Train petition off to capital

BY NIKKI PRESTON
Last updated 13:00 30/03/2010
Jon Reeves hands Labour MP Sue Moroney a petition
DONNA WALSH/Waikato Times
ALL ABOARD: Campaign for Better Transport spokesman Jon Reeves hands Labour MP Sue Moroney a petition to reinstate a commuter train service to Auckland.

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A petition signed by 11,500 people calling for a commuter train between Hamilton and Auckland will be presented to Parliament this week.

The petition, led by public transport advocacy group Campaign for Better Transport (CBT), was presented to Waikato MPs at the Hamilton railway station yesterday in front of 70 people. The group wants a commuter service to be in operation before the end of the year.

Labour MP Sue Moroney will present the petition to Parliament on Thursday and it will then be passed on to the transport and industrial relations select committee, chaired by Hamilton East MP David Bennett.

The campaign was launched in December after New Zealand Transport Agency and Environment Waikato decided against paying for the Silver Fern railcars to be commissioned for use on the new service.

CBT spokesman Jon Reeves said community support had been overwhelming.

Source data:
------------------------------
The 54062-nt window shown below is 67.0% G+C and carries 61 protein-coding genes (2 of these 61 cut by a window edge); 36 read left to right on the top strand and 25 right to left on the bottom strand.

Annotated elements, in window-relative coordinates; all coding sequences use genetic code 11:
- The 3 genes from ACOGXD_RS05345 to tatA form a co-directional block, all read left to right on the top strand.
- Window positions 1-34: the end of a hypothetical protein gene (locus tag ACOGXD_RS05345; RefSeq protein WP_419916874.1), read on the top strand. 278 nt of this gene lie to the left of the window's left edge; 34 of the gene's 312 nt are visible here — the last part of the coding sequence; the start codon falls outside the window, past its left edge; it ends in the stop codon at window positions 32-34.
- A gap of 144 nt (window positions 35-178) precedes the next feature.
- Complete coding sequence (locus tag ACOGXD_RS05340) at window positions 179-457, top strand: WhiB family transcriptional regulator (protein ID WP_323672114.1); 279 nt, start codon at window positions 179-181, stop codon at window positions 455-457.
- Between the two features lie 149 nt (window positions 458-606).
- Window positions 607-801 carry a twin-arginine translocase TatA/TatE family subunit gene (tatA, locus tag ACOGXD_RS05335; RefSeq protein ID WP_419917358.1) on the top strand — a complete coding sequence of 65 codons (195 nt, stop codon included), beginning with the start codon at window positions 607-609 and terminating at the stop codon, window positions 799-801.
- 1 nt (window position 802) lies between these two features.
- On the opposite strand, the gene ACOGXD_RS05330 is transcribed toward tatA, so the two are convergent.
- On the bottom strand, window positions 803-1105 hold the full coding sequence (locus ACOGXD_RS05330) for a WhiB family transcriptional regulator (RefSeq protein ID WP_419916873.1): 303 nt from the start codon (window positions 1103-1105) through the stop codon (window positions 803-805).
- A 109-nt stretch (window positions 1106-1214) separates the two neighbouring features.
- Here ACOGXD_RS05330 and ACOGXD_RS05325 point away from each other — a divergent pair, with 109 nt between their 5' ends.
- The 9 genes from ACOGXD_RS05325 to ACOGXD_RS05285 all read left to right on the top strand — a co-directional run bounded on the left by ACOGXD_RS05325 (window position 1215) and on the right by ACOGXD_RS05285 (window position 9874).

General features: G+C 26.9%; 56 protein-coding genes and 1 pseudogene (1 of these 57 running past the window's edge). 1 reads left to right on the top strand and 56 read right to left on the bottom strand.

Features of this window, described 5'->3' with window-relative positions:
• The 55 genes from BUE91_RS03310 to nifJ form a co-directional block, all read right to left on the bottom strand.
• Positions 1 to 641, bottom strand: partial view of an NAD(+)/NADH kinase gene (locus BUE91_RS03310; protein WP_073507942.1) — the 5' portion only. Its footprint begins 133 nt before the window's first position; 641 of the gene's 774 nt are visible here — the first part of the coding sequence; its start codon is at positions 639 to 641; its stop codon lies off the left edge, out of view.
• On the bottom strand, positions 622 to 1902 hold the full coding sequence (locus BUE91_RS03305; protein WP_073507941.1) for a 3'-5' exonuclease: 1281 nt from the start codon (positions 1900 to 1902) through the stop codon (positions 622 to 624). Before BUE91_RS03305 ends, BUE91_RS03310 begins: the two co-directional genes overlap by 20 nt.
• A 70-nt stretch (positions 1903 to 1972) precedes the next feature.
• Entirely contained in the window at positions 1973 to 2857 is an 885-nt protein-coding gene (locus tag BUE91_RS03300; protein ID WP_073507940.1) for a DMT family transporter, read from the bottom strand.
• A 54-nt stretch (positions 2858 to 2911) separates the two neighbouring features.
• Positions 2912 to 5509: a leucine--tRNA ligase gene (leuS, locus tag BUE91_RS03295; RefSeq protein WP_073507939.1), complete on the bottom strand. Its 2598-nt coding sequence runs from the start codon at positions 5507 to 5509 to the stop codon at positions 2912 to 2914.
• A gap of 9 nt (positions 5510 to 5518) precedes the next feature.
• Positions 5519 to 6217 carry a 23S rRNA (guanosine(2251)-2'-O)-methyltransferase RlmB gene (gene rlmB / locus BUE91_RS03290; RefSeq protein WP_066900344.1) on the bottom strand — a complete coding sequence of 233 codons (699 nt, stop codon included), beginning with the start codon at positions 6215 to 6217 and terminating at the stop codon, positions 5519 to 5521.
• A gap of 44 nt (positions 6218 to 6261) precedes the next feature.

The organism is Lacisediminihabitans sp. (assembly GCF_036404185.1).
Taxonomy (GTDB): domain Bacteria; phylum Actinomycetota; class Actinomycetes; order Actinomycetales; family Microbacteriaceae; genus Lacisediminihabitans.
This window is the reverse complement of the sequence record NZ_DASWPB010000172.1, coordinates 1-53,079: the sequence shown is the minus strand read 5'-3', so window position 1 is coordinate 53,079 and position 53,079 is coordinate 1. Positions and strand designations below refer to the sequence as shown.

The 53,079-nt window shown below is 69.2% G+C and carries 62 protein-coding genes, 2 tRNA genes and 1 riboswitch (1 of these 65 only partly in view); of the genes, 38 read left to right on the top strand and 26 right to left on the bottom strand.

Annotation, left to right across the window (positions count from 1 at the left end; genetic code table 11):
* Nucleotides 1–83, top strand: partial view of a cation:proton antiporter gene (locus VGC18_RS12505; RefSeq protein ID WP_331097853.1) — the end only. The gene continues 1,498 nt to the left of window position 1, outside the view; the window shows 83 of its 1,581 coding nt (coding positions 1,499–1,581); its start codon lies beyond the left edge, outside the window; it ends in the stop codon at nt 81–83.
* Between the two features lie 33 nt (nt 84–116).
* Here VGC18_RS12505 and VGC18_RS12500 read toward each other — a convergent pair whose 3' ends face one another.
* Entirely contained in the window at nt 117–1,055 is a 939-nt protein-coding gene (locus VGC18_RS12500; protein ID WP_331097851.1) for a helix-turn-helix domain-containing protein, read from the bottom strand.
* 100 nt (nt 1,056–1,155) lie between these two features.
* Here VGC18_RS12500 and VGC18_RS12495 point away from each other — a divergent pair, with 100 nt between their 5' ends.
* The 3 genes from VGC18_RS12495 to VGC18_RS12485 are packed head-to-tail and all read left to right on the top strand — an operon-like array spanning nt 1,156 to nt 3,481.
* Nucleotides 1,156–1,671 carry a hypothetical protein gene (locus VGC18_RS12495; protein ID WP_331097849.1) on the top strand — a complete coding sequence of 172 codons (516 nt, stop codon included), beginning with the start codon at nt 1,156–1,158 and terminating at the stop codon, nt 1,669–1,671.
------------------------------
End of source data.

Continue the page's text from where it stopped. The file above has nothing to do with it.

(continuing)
"People have been running up to us to sign this petition – it's amazing.

"People have asked us why it's not happening already and we have let them know Environment Waikato is not as supportive as Auckland Regional Council."

He argued that over time the service would be economically viable, take 100 cars off the road a day to help ease Auckland's traffic problems and reduce the number of road accidents.

The proposed service has gained support from residents and organisations including Hamilton's Kakariki House and the Railway and Maritime Transport Union.

Hamilton Mayor Bob Simcock said the council believed a commuter train was inevitable but had walked away from it last year after costs escalated and it was too much for ratepayers to bear on their own.

Mr Simcock said CBT should ensure Kiwi Rail's board knew about the support for the service.

"It may be taken as a signal that there's support and potential passenger usage that starts to make a better business case for them."

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- Waikato Times

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